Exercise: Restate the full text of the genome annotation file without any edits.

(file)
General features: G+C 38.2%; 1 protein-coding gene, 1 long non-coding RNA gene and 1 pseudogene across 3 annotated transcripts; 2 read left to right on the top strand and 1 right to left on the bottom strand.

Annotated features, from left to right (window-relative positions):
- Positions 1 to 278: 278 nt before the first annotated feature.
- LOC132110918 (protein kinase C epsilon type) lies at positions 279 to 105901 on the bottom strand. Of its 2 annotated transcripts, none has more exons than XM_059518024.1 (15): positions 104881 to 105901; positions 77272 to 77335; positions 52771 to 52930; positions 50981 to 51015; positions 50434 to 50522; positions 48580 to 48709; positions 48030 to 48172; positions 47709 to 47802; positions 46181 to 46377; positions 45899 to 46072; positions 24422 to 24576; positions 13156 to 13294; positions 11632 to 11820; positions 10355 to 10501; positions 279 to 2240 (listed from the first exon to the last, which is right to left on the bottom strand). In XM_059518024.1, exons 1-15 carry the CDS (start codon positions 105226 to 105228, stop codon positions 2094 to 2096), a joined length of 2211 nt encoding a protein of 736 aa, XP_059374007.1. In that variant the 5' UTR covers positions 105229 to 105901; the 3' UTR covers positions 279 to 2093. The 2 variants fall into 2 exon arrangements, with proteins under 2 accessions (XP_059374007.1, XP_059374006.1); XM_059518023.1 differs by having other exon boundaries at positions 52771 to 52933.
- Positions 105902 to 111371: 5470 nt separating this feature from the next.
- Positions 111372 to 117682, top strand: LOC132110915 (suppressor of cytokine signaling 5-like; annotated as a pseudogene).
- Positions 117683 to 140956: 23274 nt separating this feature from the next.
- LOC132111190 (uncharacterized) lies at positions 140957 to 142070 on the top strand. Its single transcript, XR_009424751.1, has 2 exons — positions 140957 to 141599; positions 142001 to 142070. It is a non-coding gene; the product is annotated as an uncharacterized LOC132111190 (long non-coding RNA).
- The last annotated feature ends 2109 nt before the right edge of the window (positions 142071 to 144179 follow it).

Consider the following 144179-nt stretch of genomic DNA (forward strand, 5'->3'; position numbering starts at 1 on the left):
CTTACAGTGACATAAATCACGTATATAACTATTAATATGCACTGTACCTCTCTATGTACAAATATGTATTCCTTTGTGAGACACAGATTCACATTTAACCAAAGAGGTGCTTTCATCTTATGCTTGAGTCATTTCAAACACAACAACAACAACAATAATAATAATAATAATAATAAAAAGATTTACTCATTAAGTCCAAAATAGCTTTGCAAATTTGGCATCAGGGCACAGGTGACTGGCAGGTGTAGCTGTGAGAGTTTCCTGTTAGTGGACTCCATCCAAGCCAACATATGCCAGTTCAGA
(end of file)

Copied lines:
General features: G+C 38.2%; 1 protein-coding gene, 1 long non-coding RNA gene and 1 pseudogene across 3 annotated transcripts; 2 read left to right on the top strand and 1 right to left on the bottom strand.

Annotated features, from left to right (window-relative positions):
- Positions 1 to 278: 278 nt before the first annotated feature.
- LOC132110918 (protein kinase C epsilon type) lies at positions 279 to 105901 on the bottom strand. Of its 2 annotated transcripts, none has more exons than XM_059518024.1 (15): positions 104881 to 105901; positions 77272 to 77335; positions 52771 to 52930; positions 50981 to 51015; positions 50434 to 50522; positions 48580 to 48709; positions 48030 to 48172; positions 47709 to 47802; positions 46181 to 46377; positions 45899 to 46072; positions 24422 to 24576; positions 13156 to 13294; positions 11632 to 11820; positions 10355 to 10501; positions 279 to 2240 (listed from the first exon to the last, which is right to left on the bottom strand). In XM_059518024.1, exons 1-15 carry the CDS (start codon positions 105226 to 105228, stop codon positions 2094 to 2096), a joined length of 2211 nt encoding a protein of 736 aa, XP_059374007.1. In that variant the 5' UTR covers positions 105229 to 105901; the 3' UTR covers positions 279 to 2093. The 2 variants fall into 2 exon arrangements, with proteins under 2 accessions (XP_059374007.1, XP_059374006.1); XM_059518023.1 differs by having other exon boundaries at positions 52771 to 52933.
- Positions 105902 to 111371: 5470 nt separating this feature from the next.
- Positions 111372 to 117682, top strand: LOC132110915 (suppressor of cytokine signaling 5-like; annotated as a pseudogene).
- Positions 117683 to 140956: 23274 nt separating this feature from the next.
- LOC132111190 (uncharacterized) lies at positions 140957 to 142070 on the top strand. Its single transcript, XR_009424751.1, has 2 exons — positions 140957 to 141599; positions 142001 to 142070. It is a non-coding gene; the product is annotated as an uncharacterized LOC132111190 (long non-coding RNA).
- The last annotated feature ends 2109 nt before the right edge of the window (positions 142071 to 144179 follow it).

Consider the following 144179-nt stretch of genomic DNA (forward strand, 5'->3'; position numbering starts at 1 on the left):
CTTACAGTGACATAAATCACGTATATAACTATTAATATGCACTGTACCTCTCTATGTACAAATATGTATTCCTTTGTGAGACACAGATTCACATTTAACCAAAGAGGTGCTTTCATCTTATGCTTGAGTCATTTCAAACACAACAACAACAACAATAATAATAATAATAATAATAAAAAGATTTACTCATTAAGTCCAAAATAGCTTTGCAAATTTGGCATCAGGGCACAGGTGACTGGCAGGTGTAGCTGTGAGAGTTTCCTGTTAGTGGACTCCATCCAAGCCAACATATGCCAGTTCAGA